Mirror of Justice

A blog dedicated to the development of Catholic legal theory.
Affiliated with the Program on Church, State & Society at Notre Dame Law School.

Saturday, March 30, 2013

Subtlety and Validity

Thanks to Michael P. for posting another comment on my thought from Commonweal. This time it is a comment by Eduardo Penalver.  I gather that neither Eduardo nor Michael is asserting that I have cast aspersions on the adoption of children who have been orphaned or whose parents cannot properly care for them.  That's good because I haven't.  To suggest that I have, would be odd in view of the work I've done (beginning in the mid-90s with the late Robert P. Casey, then-Governor of Pennsylvania) to promote adoption and reform legal procedures that unnecessariliy impede or discourage adoption in certain cases. I'm pro-adoption, not anti; and there is nothing in my thought that would cast aspersions on adoption where circumstances are such that the interests of chlidren are served by it---as they often are. On a different point in Eduardo's comment, I gather that he is merely claiming that the distinction between acts that are procreative in kind or type (those that fulfill the behavioral conditions of procreation whether or not the nonbehavioral conditions happen to obtain) and the subset of such acts that are procreative in effect (given that the nonbehavioral conditions of procreation more often than not do not obtain) is subtle, not that it is false or fallacious. For what it is worth, it doesn't strike me as especially subtle, nor did it when I first encountered it in the careful and analytically precise work on marriage and sexual morality of Elizabeth Anscombe. But perhaps subtlety is in the mind of the beholder.  And, of course, what matters is not whether a distinction or principle is subtle, but whether it is valid.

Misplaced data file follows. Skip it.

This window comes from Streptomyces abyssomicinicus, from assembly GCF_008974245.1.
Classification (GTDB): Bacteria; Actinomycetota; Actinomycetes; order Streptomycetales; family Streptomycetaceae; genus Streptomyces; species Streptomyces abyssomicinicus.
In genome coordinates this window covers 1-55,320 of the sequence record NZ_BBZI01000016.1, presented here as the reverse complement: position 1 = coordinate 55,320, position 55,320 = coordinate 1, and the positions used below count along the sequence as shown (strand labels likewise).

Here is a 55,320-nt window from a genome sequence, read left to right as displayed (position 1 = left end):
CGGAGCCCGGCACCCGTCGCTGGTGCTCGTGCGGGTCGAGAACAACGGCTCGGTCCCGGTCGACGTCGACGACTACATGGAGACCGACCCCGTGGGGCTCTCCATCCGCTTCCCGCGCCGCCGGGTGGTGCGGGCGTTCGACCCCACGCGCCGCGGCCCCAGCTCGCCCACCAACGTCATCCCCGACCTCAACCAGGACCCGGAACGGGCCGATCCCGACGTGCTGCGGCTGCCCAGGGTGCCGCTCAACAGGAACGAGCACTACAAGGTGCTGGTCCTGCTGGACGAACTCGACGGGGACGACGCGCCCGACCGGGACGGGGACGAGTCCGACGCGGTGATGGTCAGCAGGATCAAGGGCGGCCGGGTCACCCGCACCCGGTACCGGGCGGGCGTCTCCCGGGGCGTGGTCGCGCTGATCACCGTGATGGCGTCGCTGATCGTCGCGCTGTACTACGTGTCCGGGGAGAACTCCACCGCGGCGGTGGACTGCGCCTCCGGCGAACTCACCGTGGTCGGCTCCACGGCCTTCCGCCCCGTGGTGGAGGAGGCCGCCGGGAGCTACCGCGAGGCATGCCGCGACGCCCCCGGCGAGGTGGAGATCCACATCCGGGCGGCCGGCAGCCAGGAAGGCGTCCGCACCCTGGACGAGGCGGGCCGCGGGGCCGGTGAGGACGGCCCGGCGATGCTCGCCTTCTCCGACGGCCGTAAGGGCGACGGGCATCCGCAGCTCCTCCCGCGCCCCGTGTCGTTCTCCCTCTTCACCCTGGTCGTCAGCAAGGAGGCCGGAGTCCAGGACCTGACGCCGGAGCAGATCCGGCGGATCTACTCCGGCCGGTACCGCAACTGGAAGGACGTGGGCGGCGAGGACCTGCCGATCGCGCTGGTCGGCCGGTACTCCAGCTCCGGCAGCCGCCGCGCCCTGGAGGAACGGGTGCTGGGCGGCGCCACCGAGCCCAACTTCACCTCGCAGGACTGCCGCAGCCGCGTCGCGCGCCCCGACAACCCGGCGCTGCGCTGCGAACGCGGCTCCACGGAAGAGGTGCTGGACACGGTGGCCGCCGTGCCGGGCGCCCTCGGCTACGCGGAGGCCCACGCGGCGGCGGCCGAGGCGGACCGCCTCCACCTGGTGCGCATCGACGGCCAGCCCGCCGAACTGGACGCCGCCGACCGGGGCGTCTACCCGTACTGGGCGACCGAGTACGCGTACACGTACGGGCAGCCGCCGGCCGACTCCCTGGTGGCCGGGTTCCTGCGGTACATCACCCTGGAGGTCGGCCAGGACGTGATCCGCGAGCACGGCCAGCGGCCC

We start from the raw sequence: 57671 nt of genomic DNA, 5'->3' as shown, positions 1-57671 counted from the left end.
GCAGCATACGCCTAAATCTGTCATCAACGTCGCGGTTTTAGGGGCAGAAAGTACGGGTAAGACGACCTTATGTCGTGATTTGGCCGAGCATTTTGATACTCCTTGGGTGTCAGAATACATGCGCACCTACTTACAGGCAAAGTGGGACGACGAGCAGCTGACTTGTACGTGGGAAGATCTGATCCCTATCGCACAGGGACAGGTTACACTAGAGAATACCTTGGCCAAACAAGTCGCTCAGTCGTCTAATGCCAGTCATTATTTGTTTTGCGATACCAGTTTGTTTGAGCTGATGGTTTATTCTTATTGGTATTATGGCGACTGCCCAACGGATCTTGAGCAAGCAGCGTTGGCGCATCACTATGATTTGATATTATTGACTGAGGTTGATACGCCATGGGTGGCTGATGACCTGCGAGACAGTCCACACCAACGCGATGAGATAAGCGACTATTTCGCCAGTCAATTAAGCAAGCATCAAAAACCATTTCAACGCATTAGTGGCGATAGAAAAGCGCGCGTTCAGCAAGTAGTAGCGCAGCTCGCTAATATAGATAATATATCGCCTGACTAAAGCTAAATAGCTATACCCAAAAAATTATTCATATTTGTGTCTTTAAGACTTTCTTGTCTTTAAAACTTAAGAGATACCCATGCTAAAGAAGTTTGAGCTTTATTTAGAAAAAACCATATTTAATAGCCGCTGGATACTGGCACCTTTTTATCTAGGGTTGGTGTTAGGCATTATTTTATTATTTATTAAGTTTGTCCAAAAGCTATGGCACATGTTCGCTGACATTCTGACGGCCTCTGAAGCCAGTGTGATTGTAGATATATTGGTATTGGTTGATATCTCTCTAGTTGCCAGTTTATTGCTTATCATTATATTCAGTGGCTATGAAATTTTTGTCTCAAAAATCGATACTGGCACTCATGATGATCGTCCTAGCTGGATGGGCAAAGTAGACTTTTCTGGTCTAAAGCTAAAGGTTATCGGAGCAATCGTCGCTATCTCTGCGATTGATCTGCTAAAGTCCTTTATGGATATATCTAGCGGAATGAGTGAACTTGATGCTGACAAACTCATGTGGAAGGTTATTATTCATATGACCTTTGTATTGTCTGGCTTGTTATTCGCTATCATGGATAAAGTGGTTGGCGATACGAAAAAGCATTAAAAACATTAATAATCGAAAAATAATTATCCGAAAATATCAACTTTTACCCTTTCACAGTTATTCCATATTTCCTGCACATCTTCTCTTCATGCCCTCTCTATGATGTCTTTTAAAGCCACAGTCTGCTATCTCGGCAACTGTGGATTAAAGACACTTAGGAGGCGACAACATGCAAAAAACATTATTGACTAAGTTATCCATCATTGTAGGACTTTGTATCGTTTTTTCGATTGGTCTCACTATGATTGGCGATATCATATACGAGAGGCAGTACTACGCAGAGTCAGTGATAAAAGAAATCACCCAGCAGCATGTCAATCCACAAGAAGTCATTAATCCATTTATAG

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As an adoptive parent, I have had the chance to see up-close the struggles of adopted children to grow up without their biological parents. These struggles are difficult for any adopted child but especially for children who do not have even the comfort of a two-parent, mom/dad household. Our adopted daughter's older brother was raised from infancy by two gay men who attempted to provide him a nurturing environment, but they simply could not. The boy needed a mother, and when he got old enough, he found the one who had given birth to him. By that point, however, he was simply incapable of living in a trusting relationship with any adult, and he currently has a lengthy prison term awaiting him. Surely we should not simply write off the real psychological needs of children because they do not fit the PC template of selfish adults who see children as lifestyle accessories.

Posted by: Ron Chandonia | Mar 30, 2013 11:08:40 AM